This book contains the translations of all the 727 mantra-s of the fifth Mandala of Rig Veda along with brief explanations. As in our earlier SAKSI publications, the focus is on spiritual/psychological meaning of the mantra-s in the framework of Sri Aurobindo's thought. The primary aim of our translation is to make the meaning of the mantra-s accessible to all lovers of Veda from all walks of life who are not necessarily experts in English literature.

In the available books on Rig Veda, the translation of a mantra or verse is given as a single sentence with 40 to 50 words; sometimes the sentence may be divided into two parts with a semicolon. Most of the modern English prose readers are used to sentences with a word-count of 15 to 20. Long sentences are clearly a great barrier for the beginners in the Veda, since most of the readers have no idea about the depth of the vedic thought.

In this book, we have taken a major step in increasing the ease of readability, without ignoring the vedic tradition. Every mantra of the Rig Veda is in one of several metres (chhandas), the most popular being the Trishtup. Nearly forty percent of all Rig Veda mantras are in this metre. This metre has 44 syllables (ak$hara-s) and the associated verse (mantra) is divided into 4 parts, each having 11 akshara-s. A mantra is a divine revealation received by a rishi who expressed it in a metrical form with four parts (pada or feet) almost independent of one another a~ for as meaning is 'concerned. In the ancient days, it was not uncommon for a person ta chant the mantra, pada by pada and recapitulate the meaning of each pada as it was being recited. For verses in shorter metres like Gayatri with 24 syllables, there are only 3 pada, each of 8 akshara-s.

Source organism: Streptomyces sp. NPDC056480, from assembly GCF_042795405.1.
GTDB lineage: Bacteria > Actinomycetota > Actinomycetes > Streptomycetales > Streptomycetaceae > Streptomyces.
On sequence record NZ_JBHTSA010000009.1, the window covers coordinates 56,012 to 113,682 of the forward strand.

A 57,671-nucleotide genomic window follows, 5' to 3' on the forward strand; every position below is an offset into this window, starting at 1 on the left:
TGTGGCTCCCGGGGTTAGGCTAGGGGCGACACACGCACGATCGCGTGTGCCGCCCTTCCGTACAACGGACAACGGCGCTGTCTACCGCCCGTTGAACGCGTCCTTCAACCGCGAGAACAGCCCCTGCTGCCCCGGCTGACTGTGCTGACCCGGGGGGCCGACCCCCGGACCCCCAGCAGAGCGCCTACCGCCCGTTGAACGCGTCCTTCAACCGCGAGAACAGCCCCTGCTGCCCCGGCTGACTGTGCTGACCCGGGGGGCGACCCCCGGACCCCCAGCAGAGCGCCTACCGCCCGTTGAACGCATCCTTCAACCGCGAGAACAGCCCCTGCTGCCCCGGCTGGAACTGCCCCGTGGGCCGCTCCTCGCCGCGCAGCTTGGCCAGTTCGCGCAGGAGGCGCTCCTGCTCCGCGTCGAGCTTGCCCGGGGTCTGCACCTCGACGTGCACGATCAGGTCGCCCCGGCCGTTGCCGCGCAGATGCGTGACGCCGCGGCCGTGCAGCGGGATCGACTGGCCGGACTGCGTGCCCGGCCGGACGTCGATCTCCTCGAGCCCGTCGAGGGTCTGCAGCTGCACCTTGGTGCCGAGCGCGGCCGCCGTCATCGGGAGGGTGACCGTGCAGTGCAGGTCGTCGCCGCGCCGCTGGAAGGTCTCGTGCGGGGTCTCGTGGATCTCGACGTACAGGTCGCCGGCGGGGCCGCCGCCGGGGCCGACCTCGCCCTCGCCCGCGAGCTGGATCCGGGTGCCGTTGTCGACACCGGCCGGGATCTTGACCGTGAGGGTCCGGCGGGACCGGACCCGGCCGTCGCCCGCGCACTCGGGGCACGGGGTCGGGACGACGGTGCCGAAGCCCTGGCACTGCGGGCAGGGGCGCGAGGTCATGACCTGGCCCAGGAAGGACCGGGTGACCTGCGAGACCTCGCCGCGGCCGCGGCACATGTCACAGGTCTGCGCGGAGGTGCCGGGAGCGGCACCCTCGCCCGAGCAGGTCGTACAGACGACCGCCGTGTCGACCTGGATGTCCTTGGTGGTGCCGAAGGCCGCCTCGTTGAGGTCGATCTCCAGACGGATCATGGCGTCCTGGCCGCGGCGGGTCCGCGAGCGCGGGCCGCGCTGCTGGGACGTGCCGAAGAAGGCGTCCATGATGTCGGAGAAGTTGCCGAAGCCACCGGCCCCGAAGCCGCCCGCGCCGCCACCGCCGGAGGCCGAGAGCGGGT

Thus in this book, the text of each mantra in Samskrt is given in the Devanagari script in three or four parts, each part corresponding to a pada, using the pada-pathaof mantra wherever necessary. The translation of each mantra is given in 4 separate lines, each numbered with 1,2, etc. Thus each line of the translation has only six to twelve words making it easily readable.

The shorter sentences clearly help us to focus on their meaning. Many of the lines indicate wisdom needed in the spiritual practice. These gems are easily lost in the summary translations of the mantra-s produced in the earlier times.

To illustrate the differences between the four-part translation expressing the psychological point of view and the summary translation of each verse by Wilson (or Griffith), we give two examples. We give only the translations, which are in the Section V.

Mantra (5.66.1)
Wilson's translation:
Man, endowed with intelligence, (adores) the two deities, the performers of good deeds, the destroyers of foes; offer (oblations) to the adorable accepter of (sacrificial) food, to Varuna, whose form is water.

Our translation: